Mostly Cloudy79° WeatherMostly Cloudy79° Weather

The Buzz

From the staff of the Tampa Bay Times

Brandes bill on tougher pension scrutiny passes first committee

7

March

He had to scramble to do it, but Sen. Jeff Brandes, R-St. Petersburg, got his bill for more pension scrutiny passed in a senate committee.

The Senate’s Governmental Oversight and Accountability Committee approved SB 534 by a 7-2 vote Thursday. It requires the state’s 492 publicly funded defined benefit pension plans to report a different type of information to the Florida Department of Management Services then they do now.

Sounds harmless enough, but it’s actually one of the more hotly contested pension bills this year in a year that’s filled with them.

Brandes said his bill is only adding another set of eyes to Florida’s pensions, about 300 of which are below an 80 percent level of funding that is generally considered healthy. Brandes said this new reporting method would use more conservative rates of return, more in line with those used in private companies, of about 4 percent.

Many pension plans use rates of return of more than 8 percent, and Florida’s $136 billion pension plan uses a return of 7.75 percent.

Brandes said his proposed bill is a better model than what’s currently used and would more accurately portray the solvency of plans.

But opponents to the measure, which include groups like the Florida Professional Firefighters and the Fraternal Order of Police, say the method would provide bad information that would only exaggerate the instability of the funds.

“We want disclosure, but we want it to be accurate,” said Robert Suarez, vice president of FPF and a fire lieutenant with the Miami Fire Rescue Department. “There’s a difference between reporting facts and deceiving.”

Suarez and others representing the workers in the plans say the conservative rate of return used by the Brandes approach, which is acceptable in the more fluid world of corporations, where profits must be made on a quarterly basis, doesn’t make sense in government, where public pension plans base returns over 30 year periods.

Often, they have aggressive rates of return because over time, the plans actually reach those marks. If a plan is projected to bring in a return of more than 8 percent, then that lowers a plan’s so-called liabilities, because those returns are projected to meet more of the guaranteed benefits those plans are supposed to pay out.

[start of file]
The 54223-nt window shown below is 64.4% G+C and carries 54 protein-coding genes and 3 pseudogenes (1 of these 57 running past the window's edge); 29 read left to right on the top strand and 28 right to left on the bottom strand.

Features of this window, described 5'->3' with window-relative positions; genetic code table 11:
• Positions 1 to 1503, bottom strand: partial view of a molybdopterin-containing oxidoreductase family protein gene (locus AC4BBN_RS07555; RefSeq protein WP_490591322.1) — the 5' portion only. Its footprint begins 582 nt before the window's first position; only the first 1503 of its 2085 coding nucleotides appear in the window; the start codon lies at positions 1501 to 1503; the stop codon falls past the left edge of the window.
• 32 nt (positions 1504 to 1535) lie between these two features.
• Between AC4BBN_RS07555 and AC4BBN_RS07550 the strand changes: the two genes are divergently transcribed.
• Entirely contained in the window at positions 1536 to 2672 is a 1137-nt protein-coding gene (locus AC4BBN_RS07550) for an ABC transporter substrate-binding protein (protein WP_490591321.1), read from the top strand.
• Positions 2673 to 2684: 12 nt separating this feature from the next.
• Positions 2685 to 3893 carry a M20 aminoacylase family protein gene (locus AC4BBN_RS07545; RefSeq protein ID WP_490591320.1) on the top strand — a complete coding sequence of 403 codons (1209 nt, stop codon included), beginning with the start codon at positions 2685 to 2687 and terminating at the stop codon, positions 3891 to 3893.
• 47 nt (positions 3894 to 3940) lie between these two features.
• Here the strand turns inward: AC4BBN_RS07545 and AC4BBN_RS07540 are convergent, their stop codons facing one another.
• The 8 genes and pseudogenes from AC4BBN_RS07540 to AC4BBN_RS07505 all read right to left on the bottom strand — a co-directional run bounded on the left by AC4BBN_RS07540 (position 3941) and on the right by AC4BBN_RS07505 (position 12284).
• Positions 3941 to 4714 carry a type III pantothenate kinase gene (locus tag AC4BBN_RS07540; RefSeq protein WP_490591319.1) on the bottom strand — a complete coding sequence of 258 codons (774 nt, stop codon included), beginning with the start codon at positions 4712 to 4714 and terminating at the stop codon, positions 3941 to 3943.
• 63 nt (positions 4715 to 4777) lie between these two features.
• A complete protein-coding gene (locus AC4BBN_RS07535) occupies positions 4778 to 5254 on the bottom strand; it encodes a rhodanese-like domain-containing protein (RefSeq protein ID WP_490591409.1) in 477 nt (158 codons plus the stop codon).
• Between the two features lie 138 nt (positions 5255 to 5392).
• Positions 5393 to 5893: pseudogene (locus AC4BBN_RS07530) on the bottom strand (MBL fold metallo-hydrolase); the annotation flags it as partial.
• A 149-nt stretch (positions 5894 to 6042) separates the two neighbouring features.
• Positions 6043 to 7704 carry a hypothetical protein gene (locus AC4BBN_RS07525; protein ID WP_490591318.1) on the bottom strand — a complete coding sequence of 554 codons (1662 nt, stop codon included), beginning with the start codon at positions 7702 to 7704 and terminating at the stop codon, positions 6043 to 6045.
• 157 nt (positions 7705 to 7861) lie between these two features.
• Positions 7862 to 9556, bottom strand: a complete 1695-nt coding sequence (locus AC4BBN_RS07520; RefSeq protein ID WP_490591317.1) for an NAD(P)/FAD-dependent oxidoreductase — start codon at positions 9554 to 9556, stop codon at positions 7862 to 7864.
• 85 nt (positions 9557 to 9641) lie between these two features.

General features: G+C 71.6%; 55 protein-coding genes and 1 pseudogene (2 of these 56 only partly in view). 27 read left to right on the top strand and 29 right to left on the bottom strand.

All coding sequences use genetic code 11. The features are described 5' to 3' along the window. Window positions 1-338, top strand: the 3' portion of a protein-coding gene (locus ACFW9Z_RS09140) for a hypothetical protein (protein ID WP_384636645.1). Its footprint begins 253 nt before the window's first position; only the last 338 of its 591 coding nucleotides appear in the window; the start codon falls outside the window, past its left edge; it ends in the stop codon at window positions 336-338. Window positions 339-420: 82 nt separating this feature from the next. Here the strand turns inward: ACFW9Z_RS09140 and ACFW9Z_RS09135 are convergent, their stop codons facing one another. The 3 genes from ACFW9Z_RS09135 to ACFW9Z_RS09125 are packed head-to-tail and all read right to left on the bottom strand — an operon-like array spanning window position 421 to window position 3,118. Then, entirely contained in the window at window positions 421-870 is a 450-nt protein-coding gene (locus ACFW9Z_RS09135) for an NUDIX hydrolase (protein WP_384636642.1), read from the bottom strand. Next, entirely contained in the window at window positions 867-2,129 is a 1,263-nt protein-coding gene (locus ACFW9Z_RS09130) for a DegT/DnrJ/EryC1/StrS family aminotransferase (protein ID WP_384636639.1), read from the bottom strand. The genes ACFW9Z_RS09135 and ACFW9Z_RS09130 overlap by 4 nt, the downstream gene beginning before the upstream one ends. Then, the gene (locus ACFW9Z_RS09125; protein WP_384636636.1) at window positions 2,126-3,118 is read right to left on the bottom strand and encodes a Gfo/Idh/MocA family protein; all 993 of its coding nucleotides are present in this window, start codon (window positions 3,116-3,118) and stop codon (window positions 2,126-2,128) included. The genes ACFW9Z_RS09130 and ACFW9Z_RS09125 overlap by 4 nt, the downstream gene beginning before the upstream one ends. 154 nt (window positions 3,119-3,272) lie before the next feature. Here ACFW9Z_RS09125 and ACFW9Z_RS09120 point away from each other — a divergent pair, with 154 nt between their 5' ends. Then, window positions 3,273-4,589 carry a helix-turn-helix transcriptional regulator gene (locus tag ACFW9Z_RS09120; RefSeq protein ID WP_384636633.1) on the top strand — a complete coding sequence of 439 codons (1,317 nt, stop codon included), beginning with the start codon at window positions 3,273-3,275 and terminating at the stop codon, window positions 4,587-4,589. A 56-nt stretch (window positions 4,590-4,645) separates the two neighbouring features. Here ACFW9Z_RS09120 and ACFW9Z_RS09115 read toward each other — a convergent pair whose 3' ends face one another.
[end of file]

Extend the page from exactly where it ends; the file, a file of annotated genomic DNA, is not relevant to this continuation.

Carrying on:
Beginning in 2007 through 2011, those plans came nowhere near those projection rates, however, and the plans showed growing deficits.

Brandes thinks a 4 percent or 5 percent return would be a more accurate measure, but groups representing workers say returns have risen sharply, so many plans are showing returns of more than 12 percent.

With a projected lower rate of return to match the corporate bond rate, these plans would overnight look much worse than they actually are, Suarez and others say.

The main actuarial method of reporting pensions will be made more stringent next year. While the Florida League of Cities usually disagrees with groups representing workers on pension issues, they oppose the Brandes bill because it doesn’t help fix the problem.

“Give us a tool,” said Craig Conn, a lobbyist for the League. “This shines a light on a problem we already know exists.”

The committee chairman, Sen. Jeremy Ring, D-Margate, bristled at the bill’s approach, of applying the same reporting standards to all pensions and the Florida Retirement System’s very large pension.

“I’m blown away thatt we have an apples-to-apples (approach), that Titusville is the same as the Florida Retirement System,” Ring told Brandes and the bill’s supporters.

Sensing that reluctance, Brandes huddled with committee members Sen. Rob Bradley, R-Orange Park, and Sen. Aaron Bean, R-Fernandina Beach, and removed the FRS pension plan from the bill. Under the amended bill, only cities would have to report using this new measuring stick.

That was enough to get Ring’s measured support.

“You’re trying to do something that makes a lot of sense, it’s just complex,” Ring said. Except for Ring, the vote fell along party lines. Sen. Bill Montford, D-Apalachicola, and Sen. Chris Smith, D-Fort Lauderdale, voted no. Bean, Bradley, Sen. Lizbeth Benacquisto, R-Fort Myers, Sen. Dorothy Hukill, R-Port Orange, and Sen. David Simmons, R-Altamonte Springs, voted yes.

It's companion bill in the House, HB 599, has already cleared its first committee. Its sponsor is Rep. Matt Caldwell, R-Lehigh Acres. 

 

[Last modified: Thursday, March 7, 2013 1:18pm]

    

Join the discussion: Click to view comments, add yours

Loading...